We look at the National Rifle Association's influence on California in the wake of back-to-back shootings. Plus, we look back on the Jewish Community Center shooting from 20 years ago. And, how a Utah power plant is using salt to store power.
State of Affairs
Following last weekend's shooting, we look at how California politicians are reacting, and also what role the National Rifle Assn. is playing in the state to shape the gun debate.
- Raphe Sonenshein, he directs the Pat Brown Institute at Cal State L.A.
- Marisa Lagos, politics reporter for KQED
Some people who go to SoulCycle and Equinox gyms say they plan to quit their membership after it was revealed the chair of the company that owns both will host a fundraiser for President Trump, this weekend. But does "putting your money where your mouth is" create political change?
- David Lazarus, Los Angeles Times columnist
Jewish Community Center Shooting Anniversary
On August 10, 1999, an armed white supremacist walked into the lobby of the North Valley Jewish Community Center in Granada Hills and fired 70 shots, wounding 5, including 3 children. That event rattled the local Jewish community, launched the Million Mom March against gun violence and led many synagogues and Jewish centers to begin boosting security. Twenty years later, we’ll look at what's changed and what hasn't.
- Aaron Schrank, KPCC reporter
Nuclear Testing Certificates
Instead of medals, the Pentagon is offering certificates to vets who were exposed to radiation 84-year-old Tom Botchie of Ormond Beach, Fla. never went to war, but the Air Force veteran still feels like he was part of history. In 1958, Botchie was involved in dozens of atomic tests on the Enewetak Atoll in the Pacific as part of Operation Hardtack I. He serviced planes that checked the weather before each explosion. Sometimes, those same aircraft also flew through mushroom clouds to collect air samples. Botchie, then 23, and his comrades would watch in awe from the island, maybe ten miles away.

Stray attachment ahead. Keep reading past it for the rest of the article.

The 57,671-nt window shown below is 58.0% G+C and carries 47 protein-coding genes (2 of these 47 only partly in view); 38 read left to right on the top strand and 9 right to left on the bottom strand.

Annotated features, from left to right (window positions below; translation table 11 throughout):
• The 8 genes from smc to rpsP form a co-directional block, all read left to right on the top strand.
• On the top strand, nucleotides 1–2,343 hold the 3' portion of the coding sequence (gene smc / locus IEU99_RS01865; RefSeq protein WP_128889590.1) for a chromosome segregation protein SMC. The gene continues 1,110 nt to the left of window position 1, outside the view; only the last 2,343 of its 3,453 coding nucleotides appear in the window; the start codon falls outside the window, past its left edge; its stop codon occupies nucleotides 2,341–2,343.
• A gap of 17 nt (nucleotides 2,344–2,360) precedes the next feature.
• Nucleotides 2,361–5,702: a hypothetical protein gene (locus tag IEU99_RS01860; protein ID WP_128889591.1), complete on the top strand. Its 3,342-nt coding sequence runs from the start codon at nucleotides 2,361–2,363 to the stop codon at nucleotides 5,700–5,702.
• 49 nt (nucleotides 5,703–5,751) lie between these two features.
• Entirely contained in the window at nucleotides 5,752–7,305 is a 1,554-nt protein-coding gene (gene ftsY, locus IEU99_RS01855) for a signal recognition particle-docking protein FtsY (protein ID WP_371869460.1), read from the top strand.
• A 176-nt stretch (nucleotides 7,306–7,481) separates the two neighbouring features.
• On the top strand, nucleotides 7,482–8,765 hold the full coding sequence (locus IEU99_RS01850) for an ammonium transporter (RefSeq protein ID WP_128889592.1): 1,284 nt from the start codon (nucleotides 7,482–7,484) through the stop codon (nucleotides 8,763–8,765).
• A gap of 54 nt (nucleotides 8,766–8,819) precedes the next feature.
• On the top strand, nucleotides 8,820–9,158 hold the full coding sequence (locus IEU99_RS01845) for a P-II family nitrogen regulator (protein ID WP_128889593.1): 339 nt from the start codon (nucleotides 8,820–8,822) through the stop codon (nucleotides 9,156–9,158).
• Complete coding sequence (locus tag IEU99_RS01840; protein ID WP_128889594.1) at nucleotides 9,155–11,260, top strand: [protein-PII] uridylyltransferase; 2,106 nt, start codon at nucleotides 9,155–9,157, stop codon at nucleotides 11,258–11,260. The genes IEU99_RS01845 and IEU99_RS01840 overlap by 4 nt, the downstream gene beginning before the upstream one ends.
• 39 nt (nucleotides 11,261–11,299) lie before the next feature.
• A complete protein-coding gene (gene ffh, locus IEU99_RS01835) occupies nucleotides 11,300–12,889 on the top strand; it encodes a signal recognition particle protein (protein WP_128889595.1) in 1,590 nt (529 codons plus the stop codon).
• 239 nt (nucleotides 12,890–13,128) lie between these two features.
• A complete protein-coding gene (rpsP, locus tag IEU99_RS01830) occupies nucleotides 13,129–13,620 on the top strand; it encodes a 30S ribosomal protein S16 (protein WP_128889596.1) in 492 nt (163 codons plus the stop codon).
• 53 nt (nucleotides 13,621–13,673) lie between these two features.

Salt and Solar
From seasoning food to de-icing a highway and everything in between, salt has nothing left to prove if someone claims it's the world's most useful mineral. However, now, we may have to add clean energy storage to the list of things salt can do. In fact, the city of Los Angeles is counting on it and is looking at giant mounds of salt in Utah to do it. Guest:
- Sammy Roth, Los Angeles Times reporter
Gold Line Update
Last night, the San Gabriel Valley Council of Governments unanimously approved an extension for the train that would bring it to the city of Pomona. The vote allows $126 million dollars to be used to connect the San Gabriel Valley to the Inland Valley without any further delays.
Our selection of the best events happening in SoCal this weekend.
- Leo Duran, KPCC producer
Farmer Boys, a California burger chain with restaurants in Stockton, Lodi, and Modesto, is looking to hire a “Bacon Intern.” The paid intern, based in SoCal, will be tasked with eating bacon products and judging them for the franchise in exchange for $1,000. Check out the application here.